Intel's chip is a research project only - from your own link:

Intel wrote:
Intel has no plans to bring this exact chip designed with floating point cores to market.


IMHO it's an attempt to maximize FLOPS without caring about "real world" performance at all.

It'd be much more likely to see something like a 32 core chip, consisting of 4 normal/complex cores glued onto 28 smaller/simpler cores (like Atom but with much wider SIMD, and marketed as a GPU). Of course this isn't just speculation.... ;)


Cheers,

Brendan

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 Post subject: Re: Optimal multi-logical-processor scheduling
PostPosted: Fri Sep 26, 2008 7:13 am 
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Brendan wrote:
Hi,

Dario wrote:
...I think that Sun has released CPU with 64 cores(UltraSPARC T2) and Intel with 80: http://www.intel.com/pressroom/archive/releases/20070204comp.htm

I heard that each core has it's own little router to route instruction to different cores..


Intel's chip is a research project only - from your own link:


Brendan


"SANTA CLARA, Calif., Feb. 11, 2007 - Intel Corporation researchers have developed the world's first programmable processor that delivers supercomputer-like performance from a single, 80-core chip not much larger than the size of a finger nail while using less electricity than most of today's home appliances."ou

:wink:
So it's already here...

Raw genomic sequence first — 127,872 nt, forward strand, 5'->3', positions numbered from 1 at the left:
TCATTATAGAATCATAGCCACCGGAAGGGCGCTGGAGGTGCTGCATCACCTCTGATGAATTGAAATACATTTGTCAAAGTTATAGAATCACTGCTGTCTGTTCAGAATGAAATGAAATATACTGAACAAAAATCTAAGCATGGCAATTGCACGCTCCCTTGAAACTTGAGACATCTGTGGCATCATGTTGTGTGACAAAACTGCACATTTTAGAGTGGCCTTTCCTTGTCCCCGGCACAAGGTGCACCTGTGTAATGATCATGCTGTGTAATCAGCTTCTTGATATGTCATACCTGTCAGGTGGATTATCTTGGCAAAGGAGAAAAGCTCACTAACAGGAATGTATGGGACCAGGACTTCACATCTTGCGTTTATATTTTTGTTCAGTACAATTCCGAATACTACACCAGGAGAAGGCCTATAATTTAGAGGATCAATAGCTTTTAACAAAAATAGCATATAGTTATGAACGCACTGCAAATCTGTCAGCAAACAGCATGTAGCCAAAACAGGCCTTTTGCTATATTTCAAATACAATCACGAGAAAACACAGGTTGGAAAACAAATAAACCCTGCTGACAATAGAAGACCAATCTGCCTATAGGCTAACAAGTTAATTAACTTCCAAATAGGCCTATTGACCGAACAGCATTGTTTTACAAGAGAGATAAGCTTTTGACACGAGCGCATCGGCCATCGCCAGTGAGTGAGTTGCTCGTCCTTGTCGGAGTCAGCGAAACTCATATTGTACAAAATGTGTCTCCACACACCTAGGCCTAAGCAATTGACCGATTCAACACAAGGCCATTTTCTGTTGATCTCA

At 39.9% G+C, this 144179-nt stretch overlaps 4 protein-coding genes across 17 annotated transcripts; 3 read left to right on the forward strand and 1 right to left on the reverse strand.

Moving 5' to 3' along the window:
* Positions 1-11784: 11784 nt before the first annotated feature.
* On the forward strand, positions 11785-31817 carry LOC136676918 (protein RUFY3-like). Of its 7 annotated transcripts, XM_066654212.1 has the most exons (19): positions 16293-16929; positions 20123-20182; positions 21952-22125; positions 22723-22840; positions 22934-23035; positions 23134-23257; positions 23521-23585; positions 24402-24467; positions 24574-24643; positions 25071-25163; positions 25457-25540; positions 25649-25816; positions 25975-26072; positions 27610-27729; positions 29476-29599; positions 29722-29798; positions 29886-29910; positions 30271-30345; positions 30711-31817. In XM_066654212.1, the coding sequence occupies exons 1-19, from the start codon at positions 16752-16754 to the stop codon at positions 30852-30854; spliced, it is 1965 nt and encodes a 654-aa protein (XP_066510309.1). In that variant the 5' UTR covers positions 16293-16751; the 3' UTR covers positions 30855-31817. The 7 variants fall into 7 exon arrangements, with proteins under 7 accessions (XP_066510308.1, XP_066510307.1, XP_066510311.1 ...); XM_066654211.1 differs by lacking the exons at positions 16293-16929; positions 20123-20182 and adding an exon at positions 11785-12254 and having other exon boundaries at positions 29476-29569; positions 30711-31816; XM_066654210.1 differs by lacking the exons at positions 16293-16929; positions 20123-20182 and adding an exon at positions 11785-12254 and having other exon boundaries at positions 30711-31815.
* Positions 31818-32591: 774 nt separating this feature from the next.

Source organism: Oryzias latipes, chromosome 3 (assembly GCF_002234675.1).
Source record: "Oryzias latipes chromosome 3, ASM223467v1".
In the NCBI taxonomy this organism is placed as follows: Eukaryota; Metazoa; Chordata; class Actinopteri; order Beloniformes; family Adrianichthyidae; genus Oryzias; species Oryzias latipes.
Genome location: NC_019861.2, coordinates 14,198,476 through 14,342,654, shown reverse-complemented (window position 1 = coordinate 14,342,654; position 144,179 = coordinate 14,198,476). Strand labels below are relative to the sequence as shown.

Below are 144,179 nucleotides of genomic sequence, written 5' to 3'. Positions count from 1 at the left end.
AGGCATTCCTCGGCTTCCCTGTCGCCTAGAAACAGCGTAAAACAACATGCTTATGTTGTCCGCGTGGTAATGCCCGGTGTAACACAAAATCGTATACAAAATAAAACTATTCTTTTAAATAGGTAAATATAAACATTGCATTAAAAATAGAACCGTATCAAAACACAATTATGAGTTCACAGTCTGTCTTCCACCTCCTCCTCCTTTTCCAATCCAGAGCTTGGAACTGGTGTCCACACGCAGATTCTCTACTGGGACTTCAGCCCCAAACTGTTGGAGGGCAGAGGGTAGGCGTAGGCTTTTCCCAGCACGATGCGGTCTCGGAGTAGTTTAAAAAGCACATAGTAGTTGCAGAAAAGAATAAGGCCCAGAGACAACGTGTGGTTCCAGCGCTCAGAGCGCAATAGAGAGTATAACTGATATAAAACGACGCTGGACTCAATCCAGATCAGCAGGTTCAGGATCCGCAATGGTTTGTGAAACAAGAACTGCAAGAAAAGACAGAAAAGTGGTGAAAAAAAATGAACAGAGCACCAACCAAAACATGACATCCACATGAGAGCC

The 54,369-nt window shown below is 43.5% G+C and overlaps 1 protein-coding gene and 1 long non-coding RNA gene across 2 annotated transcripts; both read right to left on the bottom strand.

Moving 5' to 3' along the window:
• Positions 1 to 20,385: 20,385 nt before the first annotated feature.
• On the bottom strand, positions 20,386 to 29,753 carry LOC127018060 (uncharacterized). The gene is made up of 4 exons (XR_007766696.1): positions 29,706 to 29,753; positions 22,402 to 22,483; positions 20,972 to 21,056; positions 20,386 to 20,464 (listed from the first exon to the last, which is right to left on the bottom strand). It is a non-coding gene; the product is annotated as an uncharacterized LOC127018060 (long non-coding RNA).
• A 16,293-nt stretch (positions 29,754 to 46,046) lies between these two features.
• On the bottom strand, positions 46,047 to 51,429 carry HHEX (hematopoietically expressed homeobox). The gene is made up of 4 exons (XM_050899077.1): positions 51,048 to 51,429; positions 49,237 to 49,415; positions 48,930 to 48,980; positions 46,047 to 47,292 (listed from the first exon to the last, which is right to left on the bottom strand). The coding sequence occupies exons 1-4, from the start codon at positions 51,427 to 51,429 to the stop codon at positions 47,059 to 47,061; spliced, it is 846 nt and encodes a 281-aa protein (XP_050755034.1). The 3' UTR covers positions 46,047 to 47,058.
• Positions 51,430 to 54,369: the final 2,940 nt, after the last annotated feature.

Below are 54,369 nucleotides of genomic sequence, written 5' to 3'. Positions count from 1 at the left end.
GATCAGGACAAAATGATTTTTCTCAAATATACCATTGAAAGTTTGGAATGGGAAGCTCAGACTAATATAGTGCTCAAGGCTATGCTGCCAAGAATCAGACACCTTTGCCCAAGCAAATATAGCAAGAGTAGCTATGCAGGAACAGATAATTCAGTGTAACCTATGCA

YouTube link: http://www.youtube.com/watch?v=We_PRtRfiNs

But I was wrong about the SPARC processor...it has 8 cores, and 64 threads per chip( 8 threads per core). It's called "system on the chip" because it has:
-Integrated multithreaded 10 Gb Ethernet networking
-Integrated PCI Express I/O expansion
-Integrated floating point and cryptographic processing units per core


Here is the presentaton:
http://www.sun.com/processors/UltraSPARC-T2/

EDIT: oooh yes, you're right..it's research project only :oops:

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 Post subject: Re: Optimal multi-logical-processor scheduling
PostPosted: Fri Sep 26, 2008 9:02 am 
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As I'm sure everyone can tell, I disagree with Brendan on the RFO issue. :wink:

If you have n independent processors (with separate caches) asynchronously running on the same data in the same address space, you are almost certainly going to need synchronization. There is no good way to do that without RFOs. If a programmer accidentally (or foolishly) writes stupid code that modifies shared memory often, that generates RFOs. The performance penalty of RFOs goes with the factorial or something of the number of CPUs involved -- so one stupid programmer with one stupid app can kill your entire machine with RFOs, if you allow it to happen. And I am surprised at Brendan in this case -- usually he is very concerned about not trusting programmers, when it comes to doing foolish things.

The performance penalty of RFOs may be 10% for a well-designed app, on a 4 core machine -- but it'll get a lot worse than that in a few years. I deny that Brendan's method is truly scalable.

On the other hand, Brendan is also always very concerned about achieving perfection, while I am much more concerned with creating something extremely simple and robust. But in this case, I think my way is better.